Thanks to Troy for letting me know about the release of slmdm-2.7.8 which added support for the winmodem chipset present in this laptop. The process is pretty painless. Start by grabbing a copy of the code from http://linmodems.technion.ac.il/resources.html, look for the section labelled NEW !!! : Modems based on SmartLink chips. and grab the code.

The README is pretty self explanitory. If you've been diligent about upgrading your kernel using only the Red Hat Network then the default path will work as long as you are running the most recently upgraded kernel. Otherwise you'll need to adjust this line to point at the correct sources:

# Path to your kernel's includes
ifndef KERNEL_INCLUDES
 KERNEL_INCLUDES:= /usr/src/linux/include
endif
Then just compile and install it:
# make
# make install
	.
	.
rm -f /dev/ttySL0
mknod -m 666  /dev/ttySL0 c 212 0
ln -sf ./ttySL0  /dev/modem
Then you can just test it with minicom:
# minicom -s
Go go Serial Port Setup
Set Serial Device to /dev/modem
Set Bps/Par/Bits to 57600 8N1
Return to main menu and Save setup as dfl
Hit Esc to exit out of setup and you should be able to dial out now.
After confirming it works you can set up your PPP dialup like you would normally.

Glitches/Problems

There are a few things that don't work (yet):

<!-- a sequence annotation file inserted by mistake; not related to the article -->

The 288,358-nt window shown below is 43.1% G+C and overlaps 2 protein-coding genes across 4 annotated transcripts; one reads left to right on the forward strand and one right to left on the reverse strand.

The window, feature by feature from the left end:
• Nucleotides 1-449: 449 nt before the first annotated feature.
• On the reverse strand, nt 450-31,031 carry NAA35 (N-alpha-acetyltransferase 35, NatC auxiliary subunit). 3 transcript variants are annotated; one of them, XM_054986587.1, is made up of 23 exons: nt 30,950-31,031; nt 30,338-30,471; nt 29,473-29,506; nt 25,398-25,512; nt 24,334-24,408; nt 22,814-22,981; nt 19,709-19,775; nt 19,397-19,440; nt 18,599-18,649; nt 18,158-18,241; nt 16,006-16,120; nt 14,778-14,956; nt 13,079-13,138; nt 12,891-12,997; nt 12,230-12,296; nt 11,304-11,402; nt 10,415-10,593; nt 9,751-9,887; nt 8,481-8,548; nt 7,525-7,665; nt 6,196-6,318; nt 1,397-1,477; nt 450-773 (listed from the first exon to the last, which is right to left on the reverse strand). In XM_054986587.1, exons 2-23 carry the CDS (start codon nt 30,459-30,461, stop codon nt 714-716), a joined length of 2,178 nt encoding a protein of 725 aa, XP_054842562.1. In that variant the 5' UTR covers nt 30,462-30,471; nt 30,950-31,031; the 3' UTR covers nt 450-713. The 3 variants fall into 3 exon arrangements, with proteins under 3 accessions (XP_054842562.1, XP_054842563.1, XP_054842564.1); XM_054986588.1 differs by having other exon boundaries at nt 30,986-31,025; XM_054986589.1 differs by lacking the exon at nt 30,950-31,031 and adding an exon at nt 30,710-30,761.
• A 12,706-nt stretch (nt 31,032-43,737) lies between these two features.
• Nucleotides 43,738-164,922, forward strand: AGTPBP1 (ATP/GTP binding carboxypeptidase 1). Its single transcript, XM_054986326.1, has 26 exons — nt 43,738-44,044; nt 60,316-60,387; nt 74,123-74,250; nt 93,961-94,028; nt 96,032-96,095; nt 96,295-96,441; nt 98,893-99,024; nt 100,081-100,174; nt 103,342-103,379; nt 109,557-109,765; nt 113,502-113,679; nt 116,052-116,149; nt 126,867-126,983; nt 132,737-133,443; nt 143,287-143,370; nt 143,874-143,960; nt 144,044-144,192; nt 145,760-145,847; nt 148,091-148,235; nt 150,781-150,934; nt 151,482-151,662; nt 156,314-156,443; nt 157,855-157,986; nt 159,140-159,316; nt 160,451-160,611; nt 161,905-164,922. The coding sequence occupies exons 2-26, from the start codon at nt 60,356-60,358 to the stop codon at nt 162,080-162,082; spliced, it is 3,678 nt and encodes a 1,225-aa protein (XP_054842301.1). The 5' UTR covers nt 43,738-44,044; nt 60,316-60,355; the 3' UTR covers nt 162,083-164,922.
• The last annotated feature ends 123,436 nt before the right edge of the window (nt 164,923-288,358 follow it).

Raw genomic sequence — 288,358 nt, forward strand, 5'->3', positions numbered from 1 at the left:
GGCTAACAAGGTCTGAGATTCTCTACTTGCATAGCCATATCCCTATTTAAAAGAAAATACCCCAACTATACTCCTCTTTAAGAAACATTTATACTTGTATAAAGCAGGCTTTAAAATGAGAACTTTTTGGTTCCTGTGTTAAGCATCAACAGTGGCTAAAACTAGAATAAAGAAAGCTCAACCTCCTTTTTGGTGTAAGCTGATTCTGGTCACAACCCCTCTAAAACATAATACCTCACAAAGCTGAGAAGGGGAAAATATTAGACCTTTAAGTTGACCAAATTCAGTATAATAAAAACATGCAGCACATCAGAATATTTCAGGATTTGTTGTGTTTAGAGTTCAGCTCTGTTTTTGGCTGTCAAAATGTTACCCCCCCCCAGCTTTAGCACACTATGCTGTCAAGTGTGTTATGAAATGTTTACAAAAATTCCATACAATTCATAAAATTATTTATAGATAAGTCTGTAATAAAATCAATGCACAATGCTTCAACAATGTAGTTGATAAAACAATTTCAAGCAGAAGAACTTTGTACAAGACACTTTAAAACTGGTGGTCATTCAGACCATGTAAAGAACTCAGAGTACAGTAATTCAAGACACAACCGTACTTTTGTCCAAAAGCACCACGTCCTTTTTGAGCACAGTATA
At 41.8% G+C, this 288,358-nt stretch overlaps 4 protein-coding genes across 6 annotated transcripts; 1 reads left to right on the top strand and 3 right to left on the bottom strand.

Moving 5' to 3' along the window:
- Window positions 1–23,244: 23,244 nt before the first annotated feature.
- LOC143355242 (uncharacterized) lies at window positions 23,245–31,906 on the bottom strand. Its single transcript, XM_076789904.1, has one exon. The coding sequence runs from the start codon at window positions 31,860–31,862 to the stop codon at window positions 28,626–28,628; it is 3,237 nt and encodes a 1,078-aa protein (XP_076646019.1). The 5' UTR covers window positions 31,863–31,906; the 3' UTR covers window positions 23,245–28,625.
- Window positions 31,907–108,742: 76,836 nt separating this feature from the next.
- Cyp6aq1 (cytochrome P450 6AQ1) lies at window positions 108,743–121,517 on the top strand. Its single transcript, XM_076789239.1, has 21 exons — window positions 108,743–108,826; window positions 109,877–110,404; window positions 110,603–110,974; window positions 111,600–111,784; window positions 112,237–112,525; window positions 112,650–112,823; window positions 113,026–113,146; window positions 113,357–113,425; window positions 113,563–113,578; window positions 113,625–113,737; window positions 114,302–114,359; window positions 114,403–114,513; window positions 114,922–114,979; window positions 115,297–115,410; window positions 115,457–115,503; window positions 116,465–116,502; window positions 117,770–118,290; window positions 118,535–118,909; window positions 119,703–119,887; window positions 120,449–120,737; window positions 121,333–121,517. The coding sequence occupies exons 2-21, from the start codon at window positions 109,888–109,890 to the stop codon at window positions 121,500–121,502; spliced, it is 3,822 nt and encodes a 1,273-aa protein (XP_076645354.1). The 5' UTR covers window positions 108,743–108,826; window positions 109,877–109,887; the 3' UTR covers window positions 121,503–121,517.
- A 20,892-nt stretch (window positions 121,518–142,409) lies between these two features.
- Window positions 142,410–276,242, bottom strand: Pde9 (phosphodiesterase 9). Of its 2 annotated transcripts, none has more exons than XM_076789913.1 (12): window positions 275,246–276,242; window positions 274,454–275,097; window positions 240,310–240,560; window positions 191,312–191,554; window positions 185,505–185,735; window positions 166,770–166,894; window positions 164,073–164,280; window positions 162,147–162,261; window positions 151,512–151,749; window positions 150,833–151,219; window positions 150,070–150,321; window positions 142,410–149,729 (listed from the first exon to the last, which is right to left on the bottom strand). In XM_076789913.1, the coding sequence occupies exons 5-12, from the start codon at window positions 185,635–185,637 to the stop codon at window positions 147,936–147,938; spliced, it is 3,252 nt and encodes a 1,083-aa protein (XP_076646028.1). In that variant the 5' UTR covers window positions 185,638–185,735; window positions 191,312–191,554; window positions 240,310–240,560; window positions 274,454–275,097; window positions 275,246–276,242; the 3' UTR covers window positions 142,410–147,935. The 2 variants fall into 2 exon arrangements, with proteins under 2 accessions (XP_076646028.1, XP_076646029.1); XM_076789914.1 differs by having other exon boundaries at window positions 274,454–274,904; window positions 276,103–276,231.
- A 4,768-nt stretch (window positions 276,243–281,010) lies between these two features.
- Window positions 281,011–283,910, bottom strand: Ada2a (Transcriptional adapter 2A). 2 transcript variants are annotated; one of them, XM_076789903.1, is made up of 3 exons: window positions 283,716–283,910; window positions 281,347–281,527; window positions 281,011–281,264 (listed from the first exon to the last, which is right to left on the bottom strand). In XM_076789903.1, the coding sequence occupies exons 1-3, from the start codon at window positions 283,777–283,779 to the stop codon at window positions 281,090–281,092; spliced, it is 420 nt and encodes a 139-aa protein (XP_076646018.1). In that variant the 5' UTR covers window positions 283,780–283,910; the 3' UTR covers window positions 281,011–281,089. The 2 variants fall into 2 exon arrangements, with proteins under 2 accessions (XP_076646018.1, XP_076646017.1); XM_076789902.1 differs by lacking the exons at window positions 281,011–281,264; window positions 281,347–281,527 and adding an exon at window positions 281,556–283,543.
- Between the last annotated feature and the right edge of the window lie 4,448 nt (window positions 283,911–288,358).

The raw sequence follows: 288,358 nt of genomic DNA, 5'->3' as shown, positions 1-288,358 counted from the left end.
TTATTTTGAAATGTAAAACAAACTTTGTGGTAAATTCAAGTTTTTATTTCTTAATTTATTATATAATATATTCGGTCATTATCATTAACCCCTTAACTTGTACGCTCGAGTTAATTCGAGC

DVD: Playing DVDs isn't hard. I'll document the procedure shortly.

Video: Every few logins my display gets messed up but logging out and back in always seems to fix it. Worst case you can hit CTRL-ALT-BKSP and it will kill the X server and allow you to log back in.

Suspend/Resume: We can all dream, can't we?

If you have any leads on getting any more features working please drop me a line.

Other Useful Resources

Rick's Installing Redhat 8.0 on Toshiba Satellite 1115-S103 - Rick did most of the work in figuring out how to make LInux load on this laptop. He goes into a lot more technical detail about ACPI and other issues he's run into.

Red Hat 8.0 Tips Tricks - This site puts in one place the most common tips for getting RH 8.0 to work the way it's supposed to. Tips including installing a DVD player, getting MP3 support back and MUCH more! A must read for new RH 8.0 users.

Unofficial Toshiba 1115-S103 Info - Another website with tons of Toshiba 1115-S103 info, most of it is hardware XP related but still very useful.


Comments From People Like You!
Red Hat 8.0 on Toshiba Satellite 1115-S103
Add a Comment add a comment
Greg
08-Aug-2003 09:59
I don't recommend this version of the instructions any more.  Please instead use the Red Hat 9 version which should work fine for Red Hat 8.0.

Please E-mail Me with any questions, comments or corrections.